David Bickford

Call me sceptical but the proposed changes will alter nothing in practice. While proposals to stop hearings being adjourned sound superficially sensible, the reality is that they amount to no more than empty electioneering.

As justification for the changes, the Government highlights the fact that almost 70,000 Tribunal hearings were postponed in the two years to March 2013. What they conveniently fail to mention is that during this period there were 380,000 claims. By my calculation, that means that over 300,000 went ahead without any adjournments. In using figures to March 2013, it also conveniently sidesteps the 80% drop in Tribunal claims since fees were introduced. By a crude but direct correlation this reduces the 70,000 to 14,000 – not such a headline grabbing figure.

Further, the proposals make it clear that no party should generally be allowed to postpone hearings more than twice and that applications made less than seven days before the hearing in question should only be granted in exceptional circumstances. What we don’t know is how many of the 70,000/14,000 would have got through this “sift” but my guess is that it would be statistically negligible.

The Government highlights the length of time Tribunal proceedings can take as one of the principal drivers for the proposals. No heed is paid to the reduced waiting times likely to accompany the dramatic fall-off in claim numbers since the introduction of fees or the reduction in waiting times due to the number of cases now being heard by a judge alone as opposed to a full panel.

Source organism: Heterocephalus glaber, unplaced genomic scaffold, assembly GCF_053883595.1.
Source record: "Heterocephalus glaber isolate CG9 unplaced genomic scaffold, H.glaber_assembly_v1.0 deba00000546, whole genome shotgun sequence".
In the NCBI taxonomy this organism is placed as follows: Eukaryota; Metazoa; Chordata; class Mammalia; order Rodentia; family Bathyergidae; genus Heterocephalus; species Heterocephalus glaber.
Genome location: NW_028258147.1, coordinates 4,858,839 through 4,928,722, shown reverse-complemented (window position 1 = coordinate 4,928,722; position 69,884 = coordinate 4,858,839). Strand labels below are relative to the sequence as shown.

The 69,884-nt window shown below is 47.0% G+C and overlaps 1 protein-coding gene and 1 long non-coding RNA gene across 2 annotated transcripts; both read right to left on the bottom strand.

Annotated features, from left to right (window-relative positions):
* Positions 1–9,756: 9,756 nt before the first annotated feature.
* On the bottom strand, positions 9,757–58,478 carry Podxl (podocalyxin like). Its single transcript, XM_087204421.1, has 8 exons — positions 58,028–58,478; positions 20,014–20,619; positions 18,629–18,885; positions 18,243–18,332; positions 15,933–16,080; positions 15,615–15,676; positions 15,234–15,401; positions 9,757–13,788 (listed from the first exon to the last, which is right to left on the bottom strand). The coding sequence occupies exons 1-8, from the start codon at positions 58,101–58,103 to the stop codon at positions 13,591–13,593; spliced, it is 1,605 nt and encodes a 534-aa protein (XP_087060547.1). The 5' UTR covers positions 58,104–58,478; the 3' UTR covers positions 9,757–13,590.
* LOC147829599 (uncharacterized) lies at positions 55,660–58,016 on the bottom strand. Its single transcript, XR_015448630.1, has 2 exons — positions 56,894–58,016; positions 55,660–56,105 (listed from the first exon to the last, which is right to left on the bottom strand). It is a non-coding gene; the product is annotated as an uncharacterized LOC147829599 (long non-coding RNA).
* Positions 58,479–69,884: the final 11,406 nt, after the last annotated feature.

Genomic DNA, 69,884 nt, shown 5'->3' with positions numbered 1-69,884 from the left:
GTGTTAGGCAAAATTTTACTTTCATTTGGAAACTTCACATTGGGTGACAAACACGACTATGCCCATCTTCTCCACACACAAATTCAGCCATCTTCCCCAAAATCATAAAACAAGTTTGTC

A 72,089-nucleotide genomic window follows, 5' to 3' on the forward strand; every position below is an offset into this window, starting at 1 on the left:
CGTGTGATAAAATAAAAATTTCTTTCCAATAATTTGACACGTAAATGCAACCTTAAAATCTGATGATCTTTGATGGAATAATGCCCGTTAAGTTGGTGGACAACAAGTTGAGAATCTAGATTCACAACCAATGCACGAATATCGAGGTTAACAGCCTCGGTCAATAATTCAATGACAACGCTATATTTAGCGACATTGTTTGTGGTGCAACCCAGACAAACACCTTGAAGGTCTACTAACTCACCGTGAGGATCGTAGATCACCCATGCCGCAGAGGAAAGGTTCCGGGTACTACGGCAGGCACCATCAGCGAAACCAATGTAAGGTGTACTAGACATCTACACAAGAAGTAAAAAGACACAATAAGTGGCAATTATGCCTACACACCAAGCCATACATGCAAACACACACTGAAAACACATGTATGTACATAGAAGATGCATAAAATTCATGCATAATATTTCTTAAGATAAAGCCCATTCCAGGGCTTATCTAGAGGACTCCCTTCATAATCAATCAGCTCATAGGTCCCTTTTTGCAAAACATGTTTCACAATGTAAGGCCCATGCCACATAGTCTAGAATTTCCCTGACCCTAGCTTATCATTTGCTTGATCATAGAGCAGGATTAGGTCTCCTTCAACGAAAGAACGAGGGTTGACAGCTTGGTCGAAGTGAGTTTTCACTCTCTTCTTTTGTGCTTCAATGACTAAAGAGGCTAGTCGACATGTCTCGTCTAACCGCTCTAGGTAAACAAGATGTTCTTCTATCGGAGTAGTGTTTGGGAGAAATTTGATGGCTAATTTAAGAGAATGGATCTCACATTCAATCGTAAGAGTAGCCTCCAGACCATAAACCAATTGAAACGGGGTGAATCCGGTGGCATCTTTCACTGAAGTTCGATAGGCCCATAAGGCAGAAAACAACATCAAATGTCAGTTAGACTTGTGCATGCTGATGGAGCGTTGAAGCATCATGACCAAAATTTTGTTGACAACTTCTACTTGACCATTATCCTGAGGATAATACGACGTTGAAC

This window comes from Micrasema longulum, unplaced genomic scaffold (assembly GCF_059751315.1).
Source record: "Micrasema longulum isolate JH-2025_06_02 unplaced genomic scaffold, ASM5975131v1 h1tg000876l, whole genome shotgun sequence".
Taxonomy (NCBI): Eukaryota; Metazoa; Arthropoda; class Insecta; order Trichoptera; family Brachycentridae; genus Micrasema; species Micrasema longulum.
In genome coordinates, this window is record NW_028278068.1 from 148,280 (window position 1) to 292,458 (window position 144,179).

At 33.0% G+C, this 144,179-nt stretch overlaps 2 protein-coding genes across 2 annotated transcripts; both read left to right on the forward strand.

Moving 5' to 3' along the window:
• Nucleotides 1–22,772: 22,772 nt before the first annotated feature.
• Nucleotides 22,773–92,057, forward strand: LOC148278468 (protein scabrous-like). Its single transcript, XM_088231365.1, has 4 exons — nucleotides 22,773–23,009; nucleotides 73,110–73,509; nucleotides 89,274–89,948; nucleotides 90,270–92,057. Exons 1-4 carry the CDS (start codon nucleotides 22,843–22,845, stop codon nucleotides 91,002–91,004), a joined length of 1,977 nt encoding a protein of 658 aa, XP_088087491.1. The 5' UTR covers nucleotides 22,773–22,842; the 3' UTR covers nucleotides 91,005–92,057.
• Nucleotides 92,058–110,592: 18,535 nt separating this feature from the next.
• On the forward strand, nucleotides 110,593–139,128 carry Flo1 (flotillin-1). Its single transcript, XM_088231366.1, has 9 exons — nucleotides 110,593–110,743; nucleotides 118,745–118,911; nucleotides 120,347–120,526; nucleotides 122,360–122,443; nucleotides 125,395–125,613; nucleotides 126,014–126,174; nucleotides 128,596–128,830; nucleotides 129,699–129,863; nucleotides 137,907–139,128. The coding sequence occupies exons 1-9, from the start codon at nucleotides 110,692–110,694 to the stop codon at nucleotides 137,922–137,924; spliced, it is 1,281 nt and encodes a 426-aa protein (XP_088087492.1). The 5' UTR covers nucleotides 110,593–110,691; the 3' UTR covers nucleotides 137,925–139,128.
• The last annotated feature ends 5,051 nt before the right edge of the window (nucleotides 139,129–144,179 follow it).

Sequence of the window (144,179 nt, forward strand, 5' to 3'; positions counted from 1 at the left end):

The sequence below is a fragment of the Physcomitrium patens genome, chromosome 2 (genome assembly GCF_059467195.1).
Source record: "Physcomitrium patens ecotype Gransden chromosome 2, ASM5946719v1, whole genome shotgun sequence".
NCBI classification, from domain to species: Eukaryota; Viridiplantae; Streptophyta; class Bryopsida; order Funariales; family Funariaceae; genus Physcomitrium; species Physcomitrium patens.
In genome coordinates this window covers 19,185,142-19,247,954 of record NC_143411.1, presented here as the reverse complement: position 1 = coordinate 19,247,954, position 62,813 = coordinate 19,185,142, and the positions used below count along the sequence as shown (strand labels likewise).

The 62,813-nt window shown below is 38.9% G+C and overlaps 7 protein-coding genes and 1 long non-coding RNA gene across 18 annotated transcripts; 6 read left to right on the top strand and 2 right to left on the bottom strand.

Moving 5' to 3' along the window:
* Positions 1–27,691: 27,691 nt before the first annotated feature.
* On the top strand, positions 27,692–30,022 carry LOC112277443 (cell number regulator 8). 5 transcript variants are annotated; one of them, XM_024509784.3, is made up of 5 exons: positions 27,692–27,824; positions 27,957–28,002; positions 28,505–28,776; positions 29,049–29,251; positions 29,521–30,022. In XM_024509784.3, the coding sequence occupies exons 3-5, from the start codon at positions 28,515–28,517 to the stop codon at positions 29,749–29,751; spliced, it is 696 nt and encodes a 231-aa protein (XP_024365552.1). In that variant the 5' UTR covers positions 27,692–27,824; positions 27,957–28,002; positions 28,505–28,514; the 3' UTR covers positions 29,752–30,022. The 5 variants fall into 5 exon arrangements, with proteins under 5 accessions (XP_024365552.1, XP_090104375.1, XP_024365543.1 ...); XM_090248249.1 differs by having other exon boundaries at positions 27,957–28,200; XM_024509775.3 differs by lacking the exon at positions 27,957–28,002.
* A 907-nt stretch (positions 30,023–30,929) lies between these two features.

For completeness, the proposals make it clear that:

  • where a postponement application made within seven days of the hearing is granted, the Tribunal should be obliged to consider a costs order against the person making it
  • the rules will not apply to adjournments necessitated by something done or not done by the Tribunal or the other side

All of this can already be dealt with under the existing Tribunal Rules.

Finally, and perhaps most tellingly, is the statistic that around 80% of applications for adjournments are made by claimants. What the paper does not say is how many of those claimants were professionally represented. My guess is that it would be a relatively limited number. So, in reality, these amendments are mostly aimed at unrepresented claimants. Still, I’m sure they will have read at length and understand the fine detail of the proposed Employment Tribunal (Constitution & Rules of Procedure) (Amendment) Regulations 2015!

We’ve all been there. Ready to go, witnesses lined up, hotels booked, etc only to be informed by the clerk the day before that a request for an adjournments by the other side has been granted and can they have dates to avoid three months hence. The frustrations can be huge but these proposals, should they make it to Rules, will do nothing to alleviate the problem in practice. Some good headlines though!